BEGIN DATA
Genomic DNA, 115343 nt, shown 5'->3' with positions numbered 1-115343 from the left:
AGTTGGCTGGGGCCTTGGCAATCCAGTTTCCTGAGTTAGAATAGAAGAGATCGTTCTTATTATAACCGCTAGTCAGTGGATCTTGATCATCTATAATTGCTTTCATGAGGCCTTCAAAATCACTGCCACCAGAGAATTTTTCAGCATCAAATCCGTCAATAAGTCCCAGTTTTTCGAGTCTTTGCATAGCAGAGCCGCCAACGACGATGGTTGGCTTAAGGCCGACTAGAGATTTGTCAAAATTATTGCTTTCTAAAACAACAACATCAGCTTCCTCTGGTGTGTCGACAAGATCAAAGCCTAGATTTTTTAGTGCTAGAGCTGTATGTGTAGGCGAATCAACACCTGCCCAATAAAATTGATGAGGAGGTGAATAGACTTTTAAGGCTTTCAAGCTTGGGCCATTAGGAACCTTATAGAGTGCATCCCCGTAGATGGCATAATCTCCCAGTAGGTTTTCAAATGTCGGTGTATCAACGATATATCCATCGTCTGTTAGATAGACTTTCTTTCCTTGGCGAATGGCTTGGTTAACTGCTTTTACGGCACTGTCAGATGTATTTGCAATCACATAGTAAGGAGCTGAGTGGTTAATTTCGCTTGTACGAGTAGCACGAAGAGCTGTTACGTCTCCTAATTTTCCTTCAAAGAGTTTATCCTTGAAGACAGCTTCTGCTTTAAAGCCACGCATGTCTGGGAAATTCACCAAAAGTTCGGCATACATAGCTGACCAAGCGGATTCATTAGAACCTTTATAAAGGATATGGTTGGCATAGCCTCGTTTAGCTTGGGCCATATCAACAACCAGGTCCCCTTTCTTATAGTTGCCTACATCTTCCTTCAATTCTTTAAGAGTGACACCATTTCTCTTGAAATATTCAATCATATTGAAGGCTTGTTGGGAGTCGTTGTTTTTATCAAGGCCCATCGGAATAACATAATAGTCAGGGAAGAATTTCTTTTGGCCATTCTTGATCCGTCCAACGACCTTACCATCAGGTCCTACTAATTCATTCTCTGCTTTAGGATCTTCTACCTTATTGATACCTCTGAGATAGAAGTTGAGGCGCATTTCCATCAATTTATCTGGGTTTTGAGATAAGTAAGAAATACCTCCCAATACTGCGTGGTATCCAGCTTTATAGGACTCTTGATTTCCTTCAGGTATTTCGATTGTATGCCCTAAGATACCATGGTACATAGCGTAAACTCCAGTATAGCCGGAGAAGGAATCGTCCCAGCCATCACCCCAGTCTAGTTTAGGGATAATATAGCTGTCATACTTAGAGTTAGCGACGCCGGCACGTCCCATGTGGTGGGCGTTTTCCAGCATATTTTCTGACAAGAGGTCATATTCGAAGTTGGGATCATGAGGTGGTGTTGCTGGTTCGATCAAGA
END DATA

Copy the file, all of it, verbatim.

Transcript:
Genomic DNA, 115343 nt, shown 5'->3' with positions numbered 1-115343 from the left:
AGTTGGCTGGGGCCTTGGCAATCCAGTTTCCTGAGTTAGAATAGAAGAGATCGTTCTTATTATAACCGCTAGTCAGTGGATCTTGATCATCTATAATTGCTTTCATGAGGCCTTCAAAATCACTGCCACCAGAGAATTTTTCAGCATCAAATCCGTCAATAAGTCCCAGTTTTTCGAGTCTTTGCATAGCAGAGCCGCCAACGACGATGGTTGGCTTAAGGCCGACTAGAGATTTGTCAAAATTATTGCTTTCTAAAACAACAACATCAGCTTCCTCTGGTGTGTCGACAAGATCAAAGCCTAGATTTTTTAGTGCTAGAGCTGTATGTGTAGGCGAATCAACACCTGCCCAATAAAATTGATGAGGAGGTGAATAGACTTTTAAGGCTTTCAAGCTTGGGCCATTAGGAACCTTATAGAGTGCATCCCCGTAGATGGCATAATCTCCCAGTAGGTTTTCAAATGTCGGTGTATCAACGATATATCCATCGTCTGTTAGATAGACTTTCTTTCCTTGGCGAATGGCTTGGTTAACTGCTTTTACGGCACTGTCAGATGTATTTGCAATCACATAGTAAGGAGCTGAGTGGTTAATTTCGCTTGTACGAGTAGCACGAAGAGCTGTTACGTCTCCTAATTTTCCTTCAAAGAGTTTATCCTTGAAGACAGCTTCTGCTTTAAAGCCACGCATGTCTGGGAAATTCACCAAAAGTTCGGCATACATAGCTGACCAAGCGGATTCATTAGAACCTTTATAAAGGATATGGTTGGCATAGCCTCGTTTAGCTTGGGCCATATCAACAACCAGGTCCCCTTTCTTATAGTTGCCTACATCTTCCTTCAATTCTTTAAGAGTGACACCATTTCTCTTGAAATATTCAATCATATTGAAGGCTTGTTGGGAGTCGTTGTTTTTATCAAGGCCCATCGGAATAACATAATAGTCAGGGAAGAATTTCTTTTGGCCATTCTTGATCCGTCCAACGACCTTACCATCAGGTCCTACTAATTCATTCTCTGCTTTAGGATCTTCTACCTTATTGATACCTCTGAGATAGAAGTTGAGGCGCATTTCCATCAATTTATCTGGGTTTTGAGATAAGTAAGAAATACCTCCCAATACTGCGTGGTATCCAGCTTTATAGGACTCTTGATTTCCTTCAGGTATTTCGATTGTATGCCCTAAGATACCATGGTACATAGCGTAAACTCCAGTATAGCCGGAGAAGGAATCGTCCCAGCCATCACCCCAGTCTAGTTTAGGGATAATATAGCTGTCATACTTAGAGTTAGCGACGCCGGCACGTCCCATGTGGTGGGCGTTTTCCAGCATATTTTCTGACAAGAGGTCATATTCGAAGTTGGGATCATGAGGTGGTGTTGCTGGTTCGATCAAGA